"Rabbinic insight is that the clothing of Adam and Eve was glory, or radiance ... The white light is the same covering of the Bride of Messiah in Revelation. The Bride reflects the Lamp of the New Jerusalem, the Lamb. In terms of the menorah, there was a spiritual covering over the first couple’s earthly bodies, a covering or radiance pictured when Moses spoke with Adonai on the mountain, receiving the Torah covenant for Israel. Like the Holy One in whose image they were made, they had corresponding covers of light like garments.” (Dr. Alewine in The Creation Gospel Workbook Four: The Scarlet Harlot and the Crimson Thread, p. 175).

    Again, this light is of great significance to the Essenes, it figures in the Transfiguration of Christ, and is used in the Johannine writings.

    "The serpent said to the woman, “You surely will not die! For God knows that in the day you eat from it your eyes will be opened, and you will be like God, knowing good and evil." (3:4-5)

    The serpent implies that Adam and Eve are 'blind' in some way. They were (outwardly, or physically or materially) naked but had no shame, because they saw with 'spiritual eyes' that looked beyond the surface to the truth and hearty of things, they saw with understanding and insight in the light of Elohim.

    This was the serpent's deception, a minor truth to cover the greater lie.

    The eyes of them both were opened to the material world because they lost that spiritual luminescence, that insight. They saw only the surface of things, they saw themselves as separate, as other, as distinct, as naked ... and felt shame, and hid.

    In their disobedience, they forfeited the Light, the Grace of God.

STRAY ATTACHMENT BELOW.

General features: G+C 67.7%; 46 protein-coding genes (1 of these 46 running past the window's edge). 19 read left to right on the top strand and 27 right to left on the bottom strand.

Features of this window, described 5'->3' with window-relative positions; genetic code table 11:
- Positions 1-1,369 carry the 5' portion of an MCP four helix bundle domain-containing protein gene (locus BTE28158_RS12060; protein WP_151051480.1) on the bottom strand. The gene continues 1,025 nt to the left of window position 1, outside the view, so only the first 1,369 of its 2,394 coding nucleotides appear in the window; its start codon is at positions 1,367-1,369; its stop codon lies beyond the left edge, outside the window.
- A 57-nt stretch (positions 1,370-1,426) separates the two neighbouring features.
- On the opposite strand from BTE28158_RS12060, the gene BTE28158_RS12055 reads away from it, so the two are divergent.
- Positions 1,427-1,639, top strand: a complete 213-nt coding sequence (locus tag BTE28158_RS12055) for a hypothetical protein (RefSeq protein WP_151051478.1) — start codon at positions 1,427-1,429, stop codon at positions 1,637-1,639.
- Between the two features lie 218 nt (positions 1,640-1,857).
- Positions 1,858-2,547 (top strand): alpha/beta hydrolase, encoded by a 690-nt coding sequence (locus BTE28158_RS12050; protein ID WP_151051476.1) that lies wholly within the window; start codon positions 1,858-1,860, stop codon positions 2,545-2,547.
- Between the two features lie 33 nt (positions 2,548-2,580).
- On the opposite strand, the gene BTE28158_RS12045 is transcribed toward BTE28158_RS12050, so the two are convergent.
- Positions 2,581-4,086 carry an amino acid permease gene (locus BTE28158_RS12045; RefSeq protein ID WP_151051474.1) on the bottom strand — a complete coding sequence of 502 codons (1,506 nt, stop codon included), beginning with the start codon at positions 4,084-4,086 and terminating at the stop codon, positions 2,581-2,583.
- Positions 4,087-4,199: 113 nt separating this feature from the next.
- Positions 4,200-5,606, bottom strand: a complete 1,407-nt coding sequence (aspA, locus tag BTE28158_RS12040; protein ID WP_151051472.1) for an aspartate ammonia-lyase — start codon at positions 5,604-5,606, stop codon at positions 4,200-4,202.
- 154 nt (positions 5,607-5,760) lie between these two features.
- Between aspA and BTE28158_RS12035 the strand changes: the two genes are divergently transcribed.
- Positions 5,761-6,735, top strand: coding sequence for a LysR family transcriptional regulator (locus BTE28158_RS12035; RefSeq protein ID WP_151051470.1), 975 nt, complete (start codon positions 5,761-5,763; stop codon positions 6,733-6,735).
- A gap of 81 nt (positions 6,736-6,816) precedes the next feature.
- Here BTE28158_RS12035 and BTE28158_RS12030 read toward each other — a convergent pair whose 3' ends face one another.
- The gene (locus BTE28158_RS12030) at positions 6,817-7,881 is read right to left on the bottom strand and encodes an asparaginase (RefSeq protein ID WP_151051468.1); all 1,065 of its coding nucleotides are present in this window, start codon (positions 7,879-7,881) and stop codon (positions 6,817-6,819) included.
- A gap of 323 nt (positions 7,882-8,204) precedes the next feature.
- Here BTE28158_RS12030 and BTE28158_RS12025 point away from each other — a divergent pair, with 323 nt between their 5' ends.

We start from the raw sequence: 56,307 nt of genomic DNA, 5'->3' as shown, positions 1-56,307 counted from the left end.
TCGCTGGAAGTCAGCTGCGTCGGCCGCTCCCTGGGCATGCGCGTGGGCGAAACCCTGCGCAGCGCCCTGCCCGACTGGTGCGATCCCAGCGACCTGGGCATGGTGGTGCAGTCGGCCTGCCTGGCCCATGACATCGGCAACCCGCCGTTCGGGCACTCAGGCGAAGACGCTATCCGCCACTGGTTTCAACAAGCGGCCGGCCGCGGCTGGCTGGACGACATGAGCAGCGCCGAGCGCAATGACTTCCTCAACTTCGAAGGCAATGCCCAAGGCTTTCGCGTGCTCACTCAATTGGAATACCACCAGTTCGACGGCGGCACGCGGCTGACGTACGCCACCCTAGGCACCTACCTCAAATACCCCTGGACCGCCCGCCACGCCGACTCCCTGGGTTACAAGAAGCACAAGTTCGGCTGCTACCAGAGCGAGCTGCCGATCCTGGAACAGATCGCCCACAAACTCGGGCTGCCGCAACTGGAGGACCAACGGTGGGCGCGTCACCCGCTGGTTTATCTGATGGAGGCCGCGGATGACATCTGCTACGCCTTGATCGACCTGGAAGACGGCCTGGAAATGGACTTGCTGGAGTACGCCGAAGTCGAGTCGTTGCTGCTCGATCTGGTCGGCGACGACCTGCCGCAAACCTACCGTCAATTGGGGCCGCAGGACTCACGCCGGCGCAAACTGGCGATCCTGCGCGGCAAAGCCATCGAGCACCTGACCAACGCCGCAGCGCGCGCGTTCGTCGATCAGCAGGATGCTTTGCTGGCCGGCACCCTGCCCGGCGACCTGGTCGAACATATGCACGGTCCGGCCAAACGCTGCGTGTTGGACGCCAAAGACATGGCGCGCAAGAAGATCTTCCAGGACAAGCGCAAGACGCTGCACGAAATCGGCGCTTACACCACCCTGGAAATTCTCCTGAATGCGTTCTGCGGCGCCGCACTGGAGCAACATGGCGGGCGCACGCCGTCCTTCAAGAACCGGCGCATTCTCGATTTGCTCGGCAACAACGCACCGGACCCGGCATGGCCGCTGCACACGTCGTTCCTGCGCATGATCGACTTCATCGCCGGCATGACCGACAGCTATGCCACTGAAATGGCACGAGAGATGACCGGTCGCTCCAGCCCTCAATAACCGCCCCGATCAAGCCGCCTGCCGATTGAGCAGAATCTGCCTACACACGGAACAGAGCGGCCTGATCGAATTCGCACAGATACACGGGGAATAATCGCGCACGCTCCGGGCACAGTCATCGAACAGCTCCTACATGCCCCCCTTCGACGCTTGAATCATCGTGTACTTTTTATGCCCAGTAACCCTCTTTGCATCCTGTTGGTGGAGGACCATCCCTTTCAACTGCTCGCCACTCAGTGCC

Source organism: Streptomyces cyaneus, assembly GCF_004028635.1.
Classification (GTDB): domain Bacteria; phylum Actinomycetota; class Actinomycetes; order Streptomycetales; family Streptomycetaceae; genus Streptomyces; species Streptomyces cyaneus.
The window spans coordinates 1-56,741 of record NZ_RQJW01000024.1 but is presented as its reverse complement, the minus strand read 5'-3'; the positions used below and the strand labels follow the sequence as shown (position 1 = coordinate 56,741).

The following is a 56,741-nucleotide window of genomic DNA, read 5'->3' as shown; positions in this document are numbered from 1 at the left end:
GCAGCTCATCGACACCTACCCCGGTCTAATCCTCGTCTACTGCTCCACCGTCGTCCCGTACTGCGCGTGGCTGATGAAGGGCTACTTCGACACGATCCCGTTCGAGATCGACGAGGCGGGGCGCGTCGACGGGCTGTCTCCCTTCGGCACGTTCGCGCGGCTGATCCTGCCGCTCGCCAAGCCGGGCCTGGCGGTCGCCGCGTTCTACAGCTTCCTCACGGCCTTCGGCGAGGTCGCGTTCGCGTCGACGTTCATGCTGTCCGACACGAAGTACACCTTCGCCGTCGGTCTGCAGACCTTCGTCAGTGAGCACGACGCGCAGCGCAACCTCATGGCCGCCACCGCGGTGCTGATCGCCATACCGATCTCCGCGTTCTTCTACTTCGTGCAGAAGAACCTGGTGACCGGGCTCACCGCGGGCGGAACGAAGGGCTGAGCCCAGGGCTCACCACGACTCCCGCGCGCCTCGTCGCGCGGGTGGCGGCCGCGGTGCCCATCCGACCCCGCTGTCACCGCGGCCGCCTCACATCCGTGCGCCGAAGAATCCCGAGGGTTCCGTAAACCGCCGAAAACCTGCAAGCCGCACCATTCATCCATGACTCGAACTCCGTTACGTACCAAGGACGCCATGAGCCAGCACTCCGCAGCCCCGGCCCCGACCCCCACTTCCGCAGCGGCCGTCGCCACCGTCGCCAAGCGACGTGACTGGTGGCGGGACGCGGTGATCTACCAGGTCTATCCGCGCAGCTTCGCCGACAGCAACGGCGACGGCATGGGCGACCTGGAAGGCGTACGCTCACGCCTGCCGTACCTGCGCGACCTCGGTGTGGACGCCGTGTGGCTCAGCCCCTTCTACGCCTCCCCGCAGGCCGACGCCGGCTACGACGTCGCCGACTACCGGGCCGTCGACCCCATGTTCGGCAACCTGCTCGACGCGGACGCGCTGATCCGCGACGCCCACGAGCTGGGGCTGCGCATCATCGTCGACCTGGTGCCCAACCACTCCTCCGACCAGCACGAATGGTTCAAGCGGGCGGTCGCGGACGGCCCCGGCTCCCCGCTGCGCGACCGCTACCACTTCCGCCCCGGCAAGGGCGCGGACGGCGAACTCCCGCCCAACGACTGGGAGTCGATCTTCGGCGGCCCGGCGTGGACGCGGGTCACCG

More to be uncovered here
     
  2. Thomas

    Thomas Administrator Admin

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    Further thoughts:

    In an online essay available here, by Ismar Schorsch, Professor of Jewish History and Chancellor Emeritus of JTS.

    Without some knowledge of Hebrew, it is nearly impossible to appreciate the inventive use of the language by Jewish exegetes as a tool to preserve the fluidity and fruitfulness of the biblical text.

    Genesis 3:21 proved to be a deadend for the rationalists but a font of inspiration for the mystics. The change of a single Hebrew letter rendered the inert fecund. Before Adam and Eve are expelled from the Garden of Eden for having eaten the fruit of the tree of knowledge of good and evil, God provided them with clothing: "And the Lord God made garments of skin ('or with an 'ayin) for Adam and his wife and clothed them" (3:21).

    The Zohar contextualised this reference to garments with a discussion of the special vestments worn by Aaron when officiating in the wilderness sanctuary, the Tabernacle.

    "And of the blue, and purple, and scarlet, they made cloths (beged) of service (sarat), to do service in the holy, and made the holy garments for Aaron; as the Lord commanded Moses" (Exodus 39:1).

    Because of the holiness of the place, Aaron's garments were akin to those used in the supernal world, made of remnants of pure light. The Zohar interpreted the rare and opaque noun serad to come from the verb sarad meaning 'to survive or be left over', that is, remnants. Given that the Tabernacle was an island of heaven on earth, the priestly garment consisted of remnants from above. The sanctity of the site determined the ethereal nature of the garb.